“Totally False And Deliberately Libelous”: Manafort Plans To Explore “All Legal Options” Against The Guardian
Former Trump campaign manager Paul Manafort has responded to a “totally false and deliberately libelous” report in The Guardian that he had several meetings with WikiLeaks founder Julian Assange in the Ecuadorian embassy in London.
In a Tuesday afternoon statement through a spokesman, Manafort said:
“This story is totally false and deliberately libelous. I have never met Julian Assange or anyone connected to him. I have never been contacted by anyone connected to Wikileaks, either directly or indirectly. I have never reached out to Assange or Wikileaks on any matter. We are considering all legal options against the Guardian who proceeded with this story even after being notified by my representatives that it was false.”
The Guardian reported on Tuesday – based on unnamed sources – that Manafort held secret talks with Julian Assange inside the Ecuadorian embassy in London, right around the time he joined Trump’s campaign.
Sources have said Manafort went to see Assange in 2013, 2015 and in spring 2016 – during the period when he was made a key figure in Trump’s push for the White House.
It is unclear why Manafort wanted to see Assange and what was discussed. But the last meeting is likely to come under scrutiny and could interest Robert Mueller, the special prosecutor who is investigating alleged collusion between the Trump campaign and Russia.
A well-placed source has told the Guardian that Manafort went to see Assange around March 2016. Months later WikiLeaks released a stash of Democratic emails stolen by Russian intelligence officers. –The Guardian
The Guardian, meanwhile, altered the story after publication with a massive hedge:
And as Glenn Greenwald of The Intercept points out, if the story is true – there would be ample video evidence of Manafort’s visits.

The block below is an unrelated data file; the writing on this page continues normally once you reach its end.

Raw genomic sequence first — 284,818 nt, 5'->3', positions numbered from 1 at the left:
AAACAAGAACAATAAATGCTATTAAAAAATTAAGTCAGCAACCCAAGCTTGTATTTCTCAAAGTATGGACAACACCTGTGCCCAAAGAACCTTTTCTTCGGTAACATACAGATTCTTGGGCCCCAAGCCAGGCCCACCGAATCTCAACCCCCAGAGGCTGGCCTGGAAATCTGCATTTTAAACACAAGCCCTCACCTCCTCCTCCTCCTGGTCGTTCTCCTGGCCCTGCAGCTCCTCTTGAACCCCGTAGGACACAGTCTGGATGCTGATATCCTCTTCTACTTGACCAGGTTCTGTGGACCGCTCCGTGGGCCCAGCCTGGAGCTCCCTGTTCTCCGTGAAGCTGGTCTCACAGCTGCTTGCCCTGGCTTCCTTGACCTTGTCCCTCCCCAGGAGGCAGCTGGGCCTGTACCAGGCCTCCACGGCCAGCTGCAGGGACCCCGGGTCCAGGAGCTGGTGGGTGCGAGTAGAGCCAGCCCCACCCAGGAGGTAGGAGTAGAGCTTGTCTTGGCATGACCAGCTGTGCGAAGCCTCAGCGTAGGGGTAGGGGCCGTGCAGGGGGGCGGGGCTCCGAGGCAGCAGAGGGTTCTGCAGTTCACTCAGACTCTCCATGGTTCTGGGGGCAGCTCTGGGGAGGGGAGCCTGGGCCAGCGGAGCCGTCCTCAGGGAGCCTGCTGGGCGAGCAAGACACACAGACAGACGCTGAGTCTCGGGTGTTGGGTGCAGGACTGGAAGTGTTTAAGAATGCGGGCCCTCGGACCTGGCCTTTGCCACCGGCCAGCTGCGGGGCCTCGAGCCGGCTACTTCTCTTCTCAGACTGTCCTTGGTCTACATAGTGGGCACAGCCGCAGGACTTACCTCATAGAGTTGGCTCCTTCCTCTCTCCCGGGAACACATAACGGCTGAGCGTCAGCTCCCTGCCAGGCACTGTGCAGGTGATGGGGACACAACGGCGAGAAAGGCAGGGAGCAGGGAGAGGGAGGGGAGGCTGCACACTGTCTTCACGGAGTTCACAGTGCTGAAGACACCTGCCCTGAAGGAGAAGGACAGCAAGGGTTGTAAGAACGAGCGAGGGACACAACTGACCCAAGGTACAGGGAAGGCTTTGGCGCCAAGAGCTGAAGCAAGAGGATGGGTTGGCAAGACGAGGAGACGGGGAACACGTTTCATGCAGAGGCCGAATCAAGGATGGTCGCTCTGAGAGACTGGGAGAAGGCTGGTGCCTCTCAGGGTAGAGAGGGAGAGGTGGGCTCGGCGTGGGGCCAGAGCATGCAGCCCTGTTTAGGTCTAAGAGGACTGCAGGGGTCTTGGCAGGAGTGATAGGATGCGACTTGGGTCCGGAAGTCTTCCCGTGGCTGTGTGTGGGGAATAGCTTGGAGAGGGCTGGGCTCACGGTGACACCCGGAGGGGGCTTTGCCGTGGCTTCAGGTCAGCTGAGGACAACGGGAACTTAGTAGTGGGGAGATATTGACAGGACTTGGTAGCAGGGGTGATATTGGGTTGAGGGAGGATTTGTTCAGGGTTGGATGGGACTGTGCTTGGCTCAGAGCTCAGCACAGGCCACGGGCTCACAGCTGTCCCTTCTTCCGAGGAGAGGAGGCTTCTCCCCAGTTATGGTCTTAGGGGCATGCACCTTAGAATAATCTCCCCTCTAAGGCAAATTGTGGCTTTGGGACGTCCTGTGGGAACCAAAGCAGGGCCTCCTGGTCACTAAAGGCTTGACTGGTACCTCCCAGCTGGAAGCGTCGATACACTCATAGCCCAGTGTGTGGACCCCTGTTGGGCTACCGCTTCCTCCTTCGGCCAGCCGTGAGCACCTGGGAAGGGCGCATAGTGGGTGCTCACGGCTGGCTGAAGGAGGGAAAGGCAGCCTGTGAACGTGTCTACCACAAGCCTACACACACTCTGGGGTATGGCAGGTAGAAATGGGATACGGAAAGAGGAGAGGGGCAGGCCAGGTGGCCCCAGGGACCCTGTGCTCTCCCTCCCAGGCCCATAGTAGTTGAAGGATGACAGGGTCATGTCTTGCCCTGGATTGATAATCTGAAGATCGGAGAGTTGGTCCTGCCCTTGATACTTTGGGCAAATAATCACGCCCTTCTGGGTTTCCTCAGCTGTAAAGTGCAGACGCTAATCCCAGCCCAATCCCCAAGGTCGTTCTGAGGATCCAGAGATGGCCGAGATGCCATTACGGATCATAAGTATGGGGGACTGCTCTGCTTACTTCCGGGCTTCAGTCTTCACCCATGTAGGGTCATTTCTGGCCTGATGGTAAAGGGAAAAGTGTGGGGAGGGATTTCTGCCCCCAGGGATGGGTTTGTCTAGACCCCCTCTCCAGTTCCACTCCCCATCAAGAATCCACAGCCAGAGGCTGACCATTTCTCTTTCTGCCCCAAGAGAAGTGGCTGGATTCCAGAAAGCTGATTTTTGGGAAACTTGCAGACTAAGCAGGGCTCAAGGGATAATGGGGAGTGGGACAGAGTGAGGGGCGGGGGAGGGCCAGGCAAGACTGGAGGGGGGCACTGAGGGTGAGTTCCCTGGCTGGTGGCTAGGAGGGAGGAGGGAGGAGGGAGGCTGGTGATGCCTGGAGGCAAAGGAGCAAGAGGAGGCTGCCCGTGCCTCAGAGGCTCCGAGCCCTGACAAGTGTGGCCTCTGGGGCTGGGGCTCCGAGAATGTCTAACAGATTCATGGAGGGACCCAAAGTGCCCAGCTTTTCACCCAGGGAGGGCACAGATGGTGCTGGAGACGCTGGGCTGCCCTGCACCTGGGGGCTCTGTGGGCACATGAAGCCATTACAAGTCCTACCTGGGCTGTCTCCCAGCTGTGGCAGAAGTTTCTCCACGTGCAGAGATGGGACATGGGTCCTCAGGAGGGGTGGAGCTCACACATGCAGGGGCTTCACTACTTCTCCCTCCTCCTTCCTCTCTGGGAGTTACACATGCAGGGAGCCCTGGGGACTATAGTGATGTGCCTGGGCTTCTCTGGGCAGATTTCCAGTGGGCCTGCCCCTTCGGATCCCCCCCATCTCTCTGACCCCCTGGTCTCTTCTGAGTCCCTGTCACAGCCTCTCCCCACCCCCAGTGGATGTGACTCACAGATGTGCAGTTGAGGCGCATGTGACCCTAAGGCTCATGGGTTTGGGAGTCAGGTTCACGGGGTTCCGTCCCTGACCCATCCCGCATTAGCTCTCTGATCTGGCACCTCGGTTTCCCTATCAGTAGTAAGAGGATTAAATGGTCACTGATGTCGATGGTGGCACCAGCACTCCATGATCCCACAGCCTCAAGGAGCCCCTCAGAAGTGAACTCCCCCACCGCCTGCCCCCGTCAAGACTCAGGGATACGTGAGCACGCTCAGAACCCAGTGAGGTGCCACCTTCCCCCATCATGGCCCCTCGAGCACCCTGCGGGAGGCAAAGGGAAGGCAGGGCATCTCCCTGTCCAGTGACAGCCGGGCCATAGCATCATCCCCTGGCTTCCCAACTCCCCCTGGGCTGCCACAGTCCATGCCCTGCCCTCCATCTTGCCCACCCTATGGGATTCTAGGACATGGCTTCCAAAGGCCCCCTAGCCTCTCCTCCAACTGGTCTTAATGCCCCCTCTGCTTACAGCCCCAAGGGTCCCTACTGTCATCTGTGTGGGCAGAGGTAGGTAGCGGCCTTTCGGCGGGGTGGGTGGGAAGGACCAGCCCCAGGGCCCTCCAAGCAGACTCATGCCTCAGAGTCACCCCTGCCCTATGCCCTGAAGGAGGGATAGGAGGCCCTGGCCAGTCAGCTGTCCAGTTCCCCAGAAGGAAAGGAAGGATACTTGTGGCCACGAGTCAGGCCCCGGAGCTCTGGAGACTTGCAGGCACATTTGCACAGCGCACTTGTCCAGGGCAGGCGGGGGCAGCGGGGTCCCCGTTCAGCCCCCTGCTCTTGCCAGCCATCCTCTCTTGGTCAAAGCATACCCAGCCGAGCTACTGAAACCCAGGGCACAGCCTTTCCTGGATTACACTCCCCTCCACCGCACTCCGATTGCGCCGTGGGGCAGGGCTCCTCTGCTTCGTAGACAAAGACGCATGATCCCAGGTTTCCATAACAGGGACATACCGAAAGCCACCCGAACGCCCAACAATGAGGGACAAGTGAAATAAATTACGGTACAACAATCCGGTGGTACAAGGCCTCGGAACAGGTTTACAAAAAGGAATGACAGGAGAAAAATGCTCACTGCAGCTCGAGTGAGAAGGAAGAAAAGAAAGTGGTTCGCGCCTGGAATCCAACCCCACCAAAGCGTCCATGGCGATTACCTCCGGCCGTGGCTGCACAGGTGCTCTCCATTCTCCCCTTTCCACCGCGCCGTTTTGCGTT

This leads to one indisputable fact: if Paul Manafort (or, for that matter, Roger Stone), visited Assange at the Embassy, there would be ample amounts of video and other photographic proof demonstrating that this happened. The Guardian provides none of that.
So why would any minimally rational, reasonable person possibly assume these anonymous claims are true rather than waiting to form a judgment once the relevant evidence is available? As President Obama’s former national security aide and current podcast host Tommy Vietor put it: “If these meetings happened, British intelligence would almost certainly have video of him entering and exiting,” adding: “seems dubious.” –The Intercept
The Guardian also ignores the fact that every guest visiting Assange “is logged in through a very intricate security system,” notes Greenwald.
While admitting that Manafort was never logged in to the embassy, the Guardian waves this glaring hole away with barely any discussion or attempt to explain it: “Visitors normally register with embassy security guards and show their passports. Sources in Ecuador, however, say Manafort was not logged.” –The Intercept
Why, as Greenwald asks, would Manafort visit three times but never be logged in? Why would leftist Rafael Correa allow Manafort – a life-long GOP operative, to enter the embassy undocumented?
Greenwald further points out that The Guardian‘s omission is “especially inexcusable” since The Guardian itself “obtained the Embassy’s visitors logs in May,” and made no mention of Manafort’s visits at the time – which would have been bombshell news.